NCTM and High School Math ¶
NCTM proposes a high school course of study premised on:
- modeling, which students most often experience as pseudocontextual word problems,
- proof, which students most often experience by filling in blanks in a two-column template,
- technology, which students most often experience as a medium for mealy, auto-graded exercises,
- to say nothing of joy and wonder, which most students typically experience as boredom and dread.
This is a multi-decade project! One that will require the best of teachers, teacher educators, coaches, administrators, edtech companies, assessment consortia, policymakers, publishers, and parents. It will require new models of curriculum, assessment, and professional development, all supporting modeling and proof and eliciting joy and wonder from students. It will require a constant articulation and re-articulation of values to people who aren’t NCTM members. That is, changes to the K-8 curriculum required articulation to high school teachers. Changes to the high school curriculum will require articulation to college and university educators! Does anybody even know any college or university educators?
Honestly, this last line is what kills me: “Does anybody even know any college or university educators?”
In retrospect, my personal experience of being a student feels extremely herky jerky. I’m not sure it ever really felt like my entire education was designed to go together. Instead, every year felt like a new challenge in forming my own complete picture from the new puzzle pieces I was being given. (And, given my interest in teaching, new opportunities to observe wildly different approaches to good teaching.)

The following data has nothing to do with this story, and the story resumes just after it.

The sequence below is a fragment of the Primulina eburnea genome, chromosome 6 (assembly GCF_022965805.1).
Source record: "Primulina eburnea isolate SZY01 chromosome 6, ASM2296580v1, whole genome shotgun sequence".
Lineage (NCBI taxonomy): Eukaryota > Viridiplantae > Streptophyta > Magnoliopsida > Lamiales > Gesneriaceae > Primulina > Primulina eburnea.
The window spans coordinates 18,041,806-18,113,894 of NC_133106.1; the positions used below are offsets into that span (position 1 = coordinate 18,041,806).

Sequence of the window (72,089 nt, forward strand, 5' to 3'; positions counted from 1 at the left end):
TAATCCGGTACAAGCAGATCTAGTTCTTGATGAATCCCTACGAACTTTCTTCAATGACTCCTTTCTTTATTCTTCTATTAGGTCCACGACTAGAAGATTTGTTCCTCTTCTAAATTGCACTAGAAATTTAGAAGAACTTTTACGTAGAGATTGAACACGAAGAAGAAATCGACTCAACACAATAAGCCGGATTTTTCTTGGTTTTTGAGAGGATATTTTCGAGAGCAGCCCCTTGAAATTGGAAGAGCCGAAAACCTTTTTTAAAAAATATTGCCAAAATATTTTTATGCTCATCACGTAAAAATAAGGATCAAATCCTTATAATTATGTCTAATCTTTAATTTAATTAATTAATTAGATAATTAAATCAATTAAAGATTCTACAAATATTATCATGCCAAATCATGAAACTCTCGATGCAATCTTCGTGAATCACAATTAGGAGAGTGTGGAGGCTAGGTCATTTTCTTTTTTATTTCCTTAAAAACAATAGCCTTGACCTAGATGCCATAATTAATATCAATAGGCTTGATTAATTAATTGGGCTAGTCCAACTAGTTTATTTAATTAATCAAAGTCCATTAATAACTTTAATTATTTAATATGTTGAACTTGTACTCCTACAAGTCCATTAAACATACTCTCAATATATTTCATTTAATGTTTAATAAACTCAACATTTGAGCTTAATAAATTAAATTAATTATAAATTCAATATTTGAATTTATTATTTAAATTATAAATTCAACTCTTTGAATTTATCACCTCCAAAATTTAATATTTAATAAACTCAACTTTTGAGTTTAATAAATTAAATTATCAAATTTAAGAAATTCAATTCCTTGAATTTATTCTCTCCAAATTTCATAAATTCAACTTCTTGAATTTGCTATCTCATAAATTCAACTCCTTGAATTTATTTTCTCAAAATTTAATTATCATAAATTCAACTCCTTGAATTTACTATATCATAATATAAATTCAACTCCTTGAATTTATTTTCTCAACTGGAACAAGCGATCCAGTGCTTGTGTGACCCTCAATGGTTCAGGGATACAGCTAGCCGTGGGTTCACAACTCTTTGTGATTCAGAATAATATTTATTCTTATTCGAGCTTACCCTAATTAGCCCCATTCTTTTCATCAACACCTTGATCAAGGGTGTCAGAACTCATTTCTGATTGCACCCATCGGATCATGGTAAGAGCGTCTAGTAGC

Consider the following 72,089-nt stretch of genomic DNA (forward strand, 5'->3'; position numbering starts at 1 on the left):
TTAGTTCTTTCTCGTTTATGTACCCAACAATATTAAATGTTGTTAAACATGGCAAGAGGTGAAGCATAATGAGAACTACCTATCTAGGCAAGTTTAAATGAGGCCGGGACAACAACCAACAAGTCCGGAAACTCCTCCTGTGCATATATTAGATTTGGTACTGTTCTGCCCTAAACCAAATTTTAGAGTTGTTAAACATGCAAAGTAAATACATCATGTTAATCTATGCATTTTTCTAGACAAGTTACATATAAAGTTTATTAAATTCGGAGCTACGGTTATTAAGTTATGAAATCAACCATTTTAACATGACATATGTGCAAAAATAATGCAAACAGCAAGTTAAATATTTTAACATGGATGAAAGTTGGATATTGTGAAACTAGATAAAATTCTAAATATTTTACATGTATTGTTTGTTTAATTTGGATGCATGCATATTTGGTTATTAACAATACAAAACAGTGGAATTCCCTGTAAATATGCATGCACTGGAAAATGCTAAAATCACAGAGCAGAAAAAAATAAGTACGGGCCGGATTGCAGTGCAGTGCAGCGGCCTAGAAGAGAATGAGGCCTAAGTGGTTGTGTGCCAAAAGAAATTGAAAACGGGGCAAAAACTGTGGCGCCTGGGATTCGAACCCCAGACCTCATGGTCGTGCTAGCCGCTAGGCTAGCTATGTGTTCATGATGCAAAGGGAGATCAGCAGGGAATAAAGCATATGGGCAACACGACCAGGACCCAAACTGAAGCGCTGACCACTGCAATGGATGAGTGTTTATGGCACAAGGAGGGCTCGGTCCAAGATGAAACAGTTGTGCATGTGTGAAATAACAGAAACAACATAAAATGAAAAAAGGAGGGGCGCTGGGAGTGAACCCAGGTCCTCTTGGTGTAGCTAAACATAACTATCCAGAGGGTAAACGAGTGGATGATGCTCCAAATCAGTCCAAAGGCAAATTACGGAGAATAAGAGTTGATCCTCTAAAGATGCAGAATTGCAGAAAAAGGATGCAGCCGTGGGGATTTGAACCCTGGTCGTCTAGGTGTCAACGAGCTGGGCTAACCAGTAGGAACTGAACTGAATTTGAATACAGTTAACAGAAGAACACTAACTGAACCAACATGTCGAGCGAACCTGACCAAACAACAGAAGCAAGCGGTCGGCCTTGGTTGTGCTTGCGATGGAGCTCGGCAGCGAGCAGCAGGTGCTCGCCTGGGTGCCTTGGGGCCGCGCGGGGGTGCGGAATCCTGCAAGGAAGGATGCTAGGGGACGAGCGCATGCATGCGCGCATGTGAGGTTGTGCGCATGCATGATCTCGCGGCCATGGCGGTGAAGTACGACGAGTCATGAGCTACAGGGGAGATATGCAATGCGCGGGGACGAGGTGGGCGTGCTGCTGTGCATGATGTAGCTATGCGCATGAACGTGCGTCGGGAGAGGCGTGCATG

I find myself torn though. Having spent some time now as a teacher myself, and knowing more than a few, I do think there can be an exasperating feeling of not having colleagues, especially across the spectrum. Of course there should be more opportunities for teachers to gather and swap stories across subject area, geographic region, age range, and level.
We also need a quality standard of some kind for students, if we’re to work toward the ideals of equal opportunity.
And yet, for me, I only felt that my own path through school was stronger for all the disjointedness that I had to navigate myself. I’m probably just articulating my own level of privilege here, but part of me has a hard time letting go of the idea that every child and every student ultimately deserves their own rich and unique path through life.
Does a shared sense of the bare minimum help us get there? I don’t think we have any choice but to hope that’s the case, and support long-term multifaceted endeavors like these to raise the overall bar. But I still hope, perhaps even longer term, that this will simply look like the first step.